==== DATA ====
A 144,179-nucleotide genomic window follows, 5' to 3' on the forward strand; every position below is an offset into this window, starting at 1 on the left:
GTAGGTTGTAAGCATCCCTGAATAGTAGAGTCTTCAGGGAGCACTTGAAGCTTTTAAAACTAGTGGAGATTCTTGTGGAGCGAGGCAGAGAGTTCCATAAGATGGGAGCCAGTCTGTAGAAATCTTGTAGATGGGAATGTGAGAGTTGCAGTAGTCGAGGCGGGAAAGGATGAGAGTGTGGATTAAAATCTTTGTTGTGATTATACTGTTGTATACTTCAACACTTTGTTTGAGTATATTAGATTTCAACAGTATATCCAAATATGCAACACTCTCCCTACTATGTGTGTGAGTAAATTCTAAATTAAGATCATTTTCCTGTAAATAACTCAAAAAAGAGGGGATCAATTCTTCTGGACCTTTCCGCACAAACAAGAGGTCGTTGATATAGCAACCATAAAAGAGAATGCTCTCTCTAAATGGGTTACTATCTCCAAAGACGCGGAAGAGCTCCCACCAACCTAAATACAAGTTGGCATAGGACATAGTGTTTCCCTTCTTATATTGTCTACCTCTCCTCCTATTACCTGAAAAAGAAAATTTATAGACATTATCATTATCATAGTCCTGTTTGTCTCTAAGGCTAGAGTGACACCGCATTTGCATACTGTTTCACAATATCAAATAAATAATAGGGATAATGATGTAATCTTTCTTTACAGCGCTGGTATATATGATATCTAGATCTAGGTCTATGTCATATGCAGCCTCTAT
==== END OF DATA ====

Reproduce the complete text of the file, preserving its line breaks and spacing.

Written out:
A 144,179-nucleotide genomic window follows, 5' to 3' on the forward strand; every position below is an offset into this window, starting at 1 on the left:
GTAGGTTGTAAGCATCCCTGAATAGTAGAGTCTTCAGGGAGCACTTGAAGCTTTTAAAACTAGTGGAGATTCTTGTGGAGCGAGGCAGAGAGTTCCATAAGATGGGAGCCAGTCTGTAGAAATCTTGTAGATGGGAATGTGAGAGTTGCAGTAGTCGAGGCGGGAAAGGATGAGAGTGTGGATTAAAATCTTTGTTGTGATTATACTGTTGTATACTTCAACACTTTGTTTGAGTATATTAGATTTCAACAGTATATCCAAATATGCAACACTCTCCCTACTATGTGTGTGAGTAAATTCTAAATTAAGATCATTTTCCTGTAAATAACTCAAAAAAGAGGGGATCAATTCTTCTGGACCTTTCCGCACAAACAAGAGGTCGTTGATATAGCAACCATAAAAGAGAATGCTCTCTCTAAATGGGTTACTATCTCCAAAGACGCGGAAGAGCTCCCACCAACCTAAATACAAGTTGGCATAGGACATAGTGTTTCCCTTCTTATATTGTCTACCTCTCCTCCTATTACCTGAAAAAGAAAATTTATAGACATTATCATTATCATAGTCCTGTTTGTCTCTAAGGCTAGAGTGACACCGCATTTGCATACTGTTTCACAATATCAAATAAATAATAGGGATAATGATGTAATCTTTCTTTACAGCGCTGGTATATATGATATCTAGATCTAGGTCTATGTCATATGCAGCCTCTAT